For the last two years Joseph Charles Frady, a 45-year-old District of Columbia native, has been living quietly in the Virginia countryside, working as a telephone lineman. Yesterday he was ordered to return to federal prison for a murder he committed almost 20 years ago.

Frady had served 17 years for bludgeoning a Southeast man to death in 1963, but had been free for the last 1 1/2 years after a jailhouse lawyer discovered a technicality that prompted an appeals court to overturn the conviction.

A recent Supreme Court ruling, however, upheld the original conviction and yesterday U.S. District Court Judge George L. Hart Jr., who had originally sentenced Frady to death for his crime, ordered him back to prison.

"Right now I feel pretty bad," said Frady, who has always maintained he was innocent of the slaying. "If they were going to bring me back they should never have let me out. It's going to be tough."

After he was led away by federal marshals, Frady's daughter, Cindy Colvin, 26, with whom he has been living since his release, wept and told a reporter she was too overcome to talk.

Frady was sent to the D.C. Jail and is to be transferred to the federal penitentiary at Lewisburg, Pa. It could not immediately be determined when he would be eligible for parole; Frady said he thought it was August 1984, and a corrections official familiar with his case said he thought it was March 1983.

In a telephone interview from the jail yesterday, Frady said he was not bitter about the decision, but thought it was pointless. "I've feel I've paid my price. Ain't really no sense about being bitter . . . I didn't do the crime, but I know I got to do it [the prison term]."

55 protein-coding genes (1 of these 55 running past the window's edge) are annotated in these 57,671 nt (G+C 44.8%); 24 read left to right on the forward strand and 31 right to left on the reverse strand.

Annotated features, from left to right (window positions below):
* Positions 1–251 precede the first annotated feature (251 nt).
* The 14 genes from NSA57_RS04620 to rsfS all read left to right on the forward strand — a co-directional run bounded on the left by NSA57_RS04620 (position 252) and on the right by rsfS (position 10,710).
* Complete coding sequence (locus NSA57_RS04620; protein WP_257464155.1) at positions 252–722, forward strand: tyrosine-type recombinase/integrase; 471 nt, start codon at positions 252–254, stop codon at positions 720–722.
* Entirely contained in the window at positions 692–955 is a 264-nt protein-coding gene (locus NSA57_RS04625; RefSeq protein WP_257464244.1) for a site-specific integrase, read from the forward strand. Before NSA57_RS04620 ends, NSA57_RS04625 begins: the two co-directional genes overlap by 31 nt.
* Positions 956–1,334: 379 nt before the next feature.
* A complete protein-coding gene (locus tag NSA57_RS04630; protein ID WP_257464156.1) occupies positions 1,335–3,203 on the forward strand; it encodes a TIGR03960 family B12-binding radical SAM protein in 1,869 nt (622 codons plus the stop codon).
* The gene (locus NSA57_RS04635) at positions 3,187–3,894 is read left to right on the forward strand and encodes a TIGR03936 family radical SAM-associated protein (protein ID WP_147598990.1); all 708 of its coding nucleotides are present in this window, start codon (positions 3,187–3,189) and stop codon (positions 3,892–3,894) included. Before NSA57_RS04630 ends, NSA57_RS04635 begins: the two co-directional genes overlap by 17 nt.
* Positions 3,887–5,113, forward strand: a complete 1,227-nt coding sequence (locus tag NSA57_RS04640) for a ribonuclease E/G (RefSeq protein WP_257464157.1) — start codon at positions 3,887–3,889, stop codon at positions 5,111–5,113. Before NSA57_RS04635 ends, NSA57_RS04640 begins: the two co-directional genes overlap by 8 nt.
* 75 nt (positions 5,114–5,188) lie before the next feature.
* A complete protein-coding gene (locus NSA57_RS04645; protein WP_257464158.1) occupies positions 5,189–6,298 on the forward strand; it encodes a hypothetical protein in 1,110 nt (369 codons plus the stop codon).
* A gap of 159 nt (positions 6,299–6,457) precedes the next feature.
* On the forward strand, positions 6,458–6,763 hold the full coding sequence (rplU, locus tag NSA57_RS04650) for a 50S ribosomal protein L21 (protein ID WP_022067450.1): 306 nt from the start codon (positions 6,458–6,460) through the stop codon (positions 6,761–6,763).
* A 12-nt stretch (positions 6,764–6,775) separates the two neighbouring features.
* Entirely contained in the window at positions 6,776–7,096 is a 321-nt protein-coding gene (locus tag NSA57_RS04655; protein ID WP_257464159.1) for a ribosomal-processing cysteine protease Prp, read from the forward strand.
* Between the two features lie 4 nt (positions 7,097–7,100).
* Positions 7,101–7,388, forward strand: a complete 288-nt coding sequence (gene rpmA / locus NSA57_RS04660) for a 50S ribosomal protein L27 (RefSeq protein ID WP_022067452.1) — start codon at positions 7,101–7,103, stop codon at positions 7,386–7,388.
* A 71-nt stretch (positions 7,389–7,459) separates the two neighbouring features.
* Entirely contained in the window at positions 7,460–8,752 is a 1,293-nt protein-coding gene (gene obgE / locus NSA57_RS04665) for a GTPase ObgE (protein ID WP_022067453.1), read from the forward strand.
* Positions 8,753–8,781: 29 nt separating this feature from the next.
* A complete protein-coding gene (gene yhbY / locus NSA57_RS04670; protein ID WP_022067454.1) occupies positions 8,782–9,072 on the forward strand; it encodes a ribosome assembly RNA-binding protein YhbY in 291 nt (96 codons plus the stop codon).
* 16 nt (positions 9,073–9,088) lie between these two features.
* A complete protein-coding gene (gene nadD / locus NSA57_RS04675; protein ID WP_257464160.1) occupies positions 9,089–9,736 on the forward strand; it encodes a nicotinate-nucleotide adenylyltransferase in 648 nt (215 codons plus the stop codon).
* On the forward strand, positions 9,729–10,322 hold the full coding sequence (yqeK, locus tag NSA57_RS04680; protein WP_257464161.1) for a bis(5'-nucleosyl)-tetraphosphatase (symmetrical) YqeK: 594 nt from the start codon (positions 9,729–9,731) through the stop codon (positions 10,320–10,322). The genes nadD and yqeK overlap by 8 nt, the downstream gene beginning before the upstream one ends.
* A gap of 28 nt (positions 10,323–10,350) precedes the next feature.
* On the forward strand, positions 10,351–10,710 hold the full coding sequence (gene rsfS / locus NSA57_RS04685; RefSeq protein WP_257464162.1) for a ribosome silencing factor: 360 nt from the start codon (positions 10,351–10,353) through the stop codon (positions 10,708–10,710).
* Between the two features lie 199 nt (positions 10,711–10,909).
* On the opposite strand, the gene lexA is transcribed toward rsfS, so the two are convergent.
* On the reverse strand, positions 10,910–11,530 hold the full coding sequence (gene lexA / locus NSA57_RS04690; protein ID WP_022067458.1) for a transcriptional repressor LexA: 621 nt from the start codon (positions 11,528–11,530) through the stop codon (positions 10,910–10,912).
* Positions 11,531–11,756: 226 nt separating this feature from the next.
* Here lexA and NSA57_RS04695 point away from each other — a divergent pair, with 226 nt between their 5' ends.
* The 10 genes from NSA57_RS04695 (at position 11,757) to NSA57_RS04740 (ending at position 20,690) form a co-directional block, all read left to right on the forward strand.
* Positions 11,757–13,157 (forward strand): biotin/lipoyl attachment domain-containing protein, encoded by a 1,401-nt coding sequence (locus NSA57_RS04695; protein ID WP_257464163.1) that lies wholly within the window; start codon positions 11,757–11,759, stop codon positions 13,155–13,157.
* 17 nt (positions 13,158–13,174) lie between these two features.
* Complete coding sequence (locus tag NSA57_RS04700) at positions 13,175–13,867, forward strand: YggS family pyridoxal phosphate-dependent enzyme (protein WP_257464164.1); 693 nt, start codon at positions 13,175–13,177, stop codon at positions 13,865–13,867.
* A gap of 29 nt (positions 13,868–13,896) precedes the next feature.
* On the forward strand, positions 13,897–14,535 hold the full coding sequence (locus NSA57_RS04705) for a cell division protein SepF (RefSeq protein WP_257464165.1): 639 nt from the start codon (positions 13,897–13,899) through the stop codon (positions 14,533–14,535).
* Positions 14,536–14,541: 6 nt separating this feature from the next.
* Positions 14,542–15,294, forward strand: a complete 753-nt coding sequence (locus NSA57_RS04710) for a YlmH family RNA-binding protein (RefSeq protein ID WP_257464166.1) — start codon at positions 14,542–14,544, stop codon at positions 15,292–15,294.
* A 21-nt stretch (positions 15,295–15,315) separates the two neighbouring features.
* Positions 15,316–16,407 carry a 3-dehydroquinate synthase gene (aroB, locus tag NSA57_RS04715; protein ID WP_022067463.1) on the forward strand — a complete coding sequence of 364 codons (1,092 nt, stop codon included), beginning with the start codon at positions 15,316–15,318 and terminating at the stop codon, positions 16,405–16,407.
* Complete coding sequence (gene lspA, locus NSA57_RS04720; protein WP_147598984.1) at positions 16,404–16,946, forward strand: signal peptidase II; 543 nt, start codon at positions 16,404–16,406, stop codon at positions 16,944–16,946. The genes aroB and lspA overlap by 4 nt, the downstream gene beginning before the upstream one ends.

While free, Frady said he had been living with his daughter and her family in a five-bedroom house in Amissville in Rappahannock County, about 80 miles southwest of the District of Columbia. He worked at two jobs, he said, laying cable for the telephone company and helping his son-in-law install insulation.

"I was comfortable," Frady said yesterday. "I'm sorry I left her, but that's life. You always lose what you love."

Frady said he hadn't seen his daughter since she was 2 years old and had left with her mother following a divorce. They were reunited when Colvin sought him out in the federal prison system.

Frady was convicted of the first-degree murder of 40-year-old Thomas Bennett at the dead man's home, 1109 Savannah St. SE, on March 13, 1963. Frady and another man beat Bennett with their fists and a piano leg and stomped on him with metal-heeled boots, police and medical authorities said at the time.

The government had contended that the two men murdered Bennett in a conspiracy with a relative in order to collect the dead man's estate, but that was not proved in court.

Judge Hart sentenced Frady to death in the electric chair, but that was commuted to life by the U.S. Court of Appeals. Hart then gave each defendant a life term for the murder plus 5 to 15 years for robbing the dead man of $87.

Frady served time in a number of federal prisons for the most violent and hardened criminals, including Marion, Ill., and Atlanta.

While in prison Frady struck up a friendship with Michael (Miami Mike) Kleinbart, who was serving 32 years for shooting two U.S. Park Police officers in the District of Columbia. Kleinbart had become a well-known jailhouse lawyer, and after eight of their appeals on Frady's behalf were rejected, they succeeded in convincing the U.S. Court of Appeals that Hart had erred in his instructions to the jury. The conviction was overturned in 1980, and Frady was released on Feb. 3, 1981.

At that time Hart, who presided over the release, said in a stern voice that the crime for which Frady was convicted was "perhaps without question the most brutal murder that has ever been before this court."

Federal prosecutors appealed the decision to the Supreme Court, which considered it during this term, and upheld the conviction on April 5.

Calling the crime a murder of "unspeakable brutality," Justice Sandra Day O'Connor said that the facts in the case, plus Frady's "utter failure" to show he acted without malice, disposed of any claim of prejudice that would justify reversing his conviction 19 years after the fact.